Thursday, February 18, 2016

The Greater the Obstacle, the More Glory in Overcoming It: A Plea for Help for a Young Mexican Family

“The greater the obstacle, the more glory in overcoming it.”

Life provides many obstacles to overcome but, it also offers many opportunities for joy.
A young Mexican family here in San Miguel de Allende has recently experienced the ecstatic joy of welcoming their firstborn into the world . Unfortunately, they have had to overcome innumerable challenges along the way. The young mother, Denis, had a difficult time retaining the pregnancy. On the 15th of January and just 6 months along in the pregnancy, Denis woke in the morning feeling a little strange. When she stood up, she discovered a watery discharge, indicating premature rupture of the protective membranes that surround the baby. At her  father's urging, Denis rushed directly to hospital H+ to find out what had happened.  She knew that this was not  normal. The doctors made a diagnosis and explained that the situation was indeed very serious. The baby's life was in jeopardy and the child required the amniotic fluid to survive. The doctors prescribed complete bed rest . Despite complying, the fluid loss continued. In addition, the  umbilical cord  was wrapped around the child's neck making a natural birth very risky. To complicate matters even more, it was feared that the baby did not weigh enough to survive the trauma of birth.

On February 5th, Denis began to to experience labor pains. She underwent a caesarian section at H + Hospital in San Miguel. The baby was born and immediately transferred to the pediatric care unit to be assessed by the doctors. At birth, the child weighed 1,770 grams, extremely underweight for a newborn. Premature birth gives the baby less time to develop in the womb. Premature babies, especially those born earliest, often have complicated medical problems such as poor lung development.When the child was born , she was kept in an incubator, which is a bassinet enclosed in plastic with climate control equipment designed to keep the baby warm and limit her exposure to germs. Modern neonatal intensive care involves sophisticated measurement of temperature, respiration, cardiac function, oxygenation, and brain activity. The new baby's treatment included fluids and nutrition through intravenous catheters, oxygen supplementation, mechanical ventilation support, and medications.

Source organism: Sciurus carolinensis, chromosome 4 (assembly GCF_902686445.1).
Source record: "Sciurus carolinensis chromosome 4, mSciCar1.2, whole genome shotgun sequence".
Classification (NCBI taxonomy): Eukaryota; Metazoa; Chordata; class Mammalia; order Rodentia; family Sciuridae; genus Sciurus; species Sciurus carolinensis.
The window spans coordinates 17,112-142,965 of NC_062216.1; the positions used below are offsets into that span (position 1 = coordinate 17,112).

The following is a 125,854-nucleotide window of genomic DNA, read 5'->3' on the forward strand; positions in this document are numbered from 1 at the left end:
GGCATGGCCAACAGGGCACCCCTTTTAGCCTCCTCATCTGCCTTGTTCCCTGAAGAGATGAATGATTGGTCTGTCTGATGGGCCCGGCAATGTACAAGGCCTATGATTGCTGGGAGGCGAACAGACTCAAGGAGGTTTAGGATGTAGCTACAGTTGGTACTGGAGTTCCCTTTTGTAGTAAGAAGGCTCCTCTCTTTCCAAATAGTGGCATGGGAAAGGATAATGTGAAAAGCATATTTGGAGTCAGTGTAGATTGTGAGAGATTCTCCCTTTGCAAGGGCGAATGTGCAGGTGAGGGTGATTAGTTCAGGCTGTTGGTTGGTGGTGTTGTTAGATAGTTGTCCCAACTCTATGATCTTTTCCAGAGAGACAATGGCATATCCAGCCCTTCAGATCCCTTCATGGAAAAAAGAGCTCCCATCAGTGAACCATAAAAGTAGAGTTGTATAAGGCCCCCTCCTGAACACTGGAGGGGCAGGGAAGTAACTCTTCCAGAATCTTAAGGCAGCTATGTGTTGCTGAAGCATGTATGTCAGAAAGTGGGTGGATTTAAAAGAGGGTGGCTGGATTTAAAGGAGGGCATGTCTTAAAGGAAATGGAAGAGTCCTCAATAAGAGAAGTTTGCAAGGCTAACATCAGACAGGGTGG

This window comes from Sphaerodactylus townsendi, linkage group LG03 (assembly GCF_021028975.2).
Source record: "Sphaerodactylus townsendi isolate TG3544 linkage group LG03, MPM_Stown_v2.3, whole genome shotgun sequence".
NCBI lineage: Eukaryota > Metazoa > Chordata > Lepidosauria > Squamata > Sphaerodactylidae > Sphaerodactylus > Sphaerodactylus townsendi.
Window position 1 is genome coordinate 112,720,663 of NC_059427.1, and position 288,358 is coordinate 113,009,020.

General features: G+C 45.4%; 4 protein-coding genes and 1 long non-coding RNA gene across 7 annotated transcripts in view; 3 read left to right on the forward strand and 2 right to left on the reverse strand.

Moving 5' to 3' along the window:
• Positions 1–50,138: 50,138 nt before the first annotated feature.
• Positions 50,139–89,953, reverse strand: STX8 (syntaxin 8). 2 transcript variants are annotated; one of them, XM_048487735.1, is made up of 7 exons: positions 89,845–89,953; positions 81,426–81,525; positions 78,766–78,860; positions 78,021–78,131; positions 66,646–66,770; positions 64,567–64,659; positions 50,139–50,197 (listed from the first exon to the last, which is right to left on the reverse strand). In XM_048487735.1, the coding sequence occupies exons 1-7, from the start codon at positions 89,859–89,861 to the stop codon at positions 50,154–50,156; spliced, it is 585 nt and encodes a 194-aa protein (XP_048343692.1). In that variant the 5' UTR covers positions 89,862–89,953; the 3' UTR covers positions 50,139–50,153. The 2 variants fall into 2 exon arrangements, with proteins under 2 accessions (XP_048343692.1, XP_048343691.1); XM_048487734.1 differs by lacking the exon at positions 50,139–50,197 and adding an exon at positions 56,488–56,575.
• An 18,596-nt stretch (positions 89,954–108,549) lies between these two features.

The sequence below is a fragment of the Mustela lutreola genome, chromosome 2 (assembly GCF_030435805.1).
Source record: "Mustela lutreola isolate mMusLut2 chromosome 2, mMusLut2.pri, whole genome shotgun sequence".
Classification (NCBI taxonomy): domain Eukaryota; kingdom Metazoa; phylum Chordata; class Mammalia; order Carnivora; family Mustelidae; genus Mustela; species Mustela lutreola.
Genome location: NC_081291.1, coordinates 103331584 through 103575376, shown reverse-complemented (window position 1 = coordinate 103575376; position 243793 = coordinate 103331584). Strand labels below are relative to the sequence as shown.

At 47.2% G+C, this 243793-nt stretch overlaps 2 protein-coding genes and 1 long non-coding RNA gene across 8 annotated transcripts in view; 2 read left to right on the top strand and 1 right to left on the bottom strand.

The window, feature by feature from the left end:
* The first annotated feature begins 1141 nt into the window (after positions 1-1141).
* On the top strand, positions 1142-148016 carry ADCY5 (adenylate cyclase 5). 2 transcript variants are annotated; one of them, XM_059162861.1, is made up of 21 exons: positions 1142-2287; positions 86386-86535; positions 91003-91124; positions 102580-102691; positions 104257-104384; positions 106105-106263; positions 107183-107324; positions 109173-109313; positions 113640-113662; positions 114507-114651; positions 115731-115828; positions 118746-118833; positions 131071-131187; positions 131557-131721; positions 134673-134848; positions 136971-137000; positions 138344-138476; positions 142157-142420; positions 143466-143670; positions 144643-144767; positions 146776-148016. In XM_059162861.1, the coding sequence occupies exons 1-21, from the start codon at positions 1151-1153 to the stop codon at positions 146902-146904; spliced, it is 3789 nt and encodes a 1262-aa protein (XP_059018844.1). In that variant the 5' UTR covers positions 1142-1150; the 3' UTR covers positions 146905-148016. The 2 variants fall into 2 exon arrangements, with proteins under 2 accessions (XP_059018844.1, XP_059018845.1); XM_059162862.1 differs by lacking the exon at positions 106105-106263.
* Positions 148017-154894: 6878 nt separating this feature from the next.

The cost of this superior care came to $ 115,167.15 pesos or $ 6,347.43 U.S.  While this seems to be a small price to pay for insuring the life of a young mother and child, the Mexican family was devastated when they received the bill. To put  it in perspective, it should be noted that the minimum wage in Mexico is $4.03 per day.

 Denis and her husband, Jose Manuel, are nineteen and twenty-two years respectively. They have a small government insurance plan, Seguro Popular, but, it did not  provide coverage for  a private hospital stay or the specialized care needed by the child. The parents are both struggling students. They never anticipated the cost of the medical care as no one in their immediate circle of friends and family have ever had to experience such a catastrophe.

I am recounting their story in the hopes that the reader might find it in his or her heart to donate a little bit of cash to help cover the cost of their crippling medical bills. If you feel so inclined, I have arranged a secure account with to accept donations.  Here is the link if you decide to help

1 comment:

  1. Hi! I am Nerissa, a Filipino living in Italy.
    We just started a website dedicated to the lives of all those living in a country other than the one where they were born. Thru we intend to increase connections, awareness, and understanding among people.
    We would like to ask you to contribute to the website by writing one single post with photos and/or videos about any region of the world. Your post will be linked to your personal websites, blogs, Facebook pages, Twitter account, and/or anything else you like, in order to promote your own activity.
    If possible, we would also like you to write your story (bio - where you live and how you decided to live your life abroad) – example:
    To contribute, it is not necessary to live in a different country from where you were born, but simply to know a bit of the world by having lived, studied, or traveled abroad.
    Please, sign up to our website at and send all your files with things you would like to share (your story and/or your posts) by email to people(at)peopleabroad(dot)org. In case of big files, send them by WETRANSFER.
    Since this website is still under construction, we do not have yet made it available to search engines for indexation. So, to access it, just type
    We are just starting and that is why your help is essential. We would love to see you onboard!
    All the best,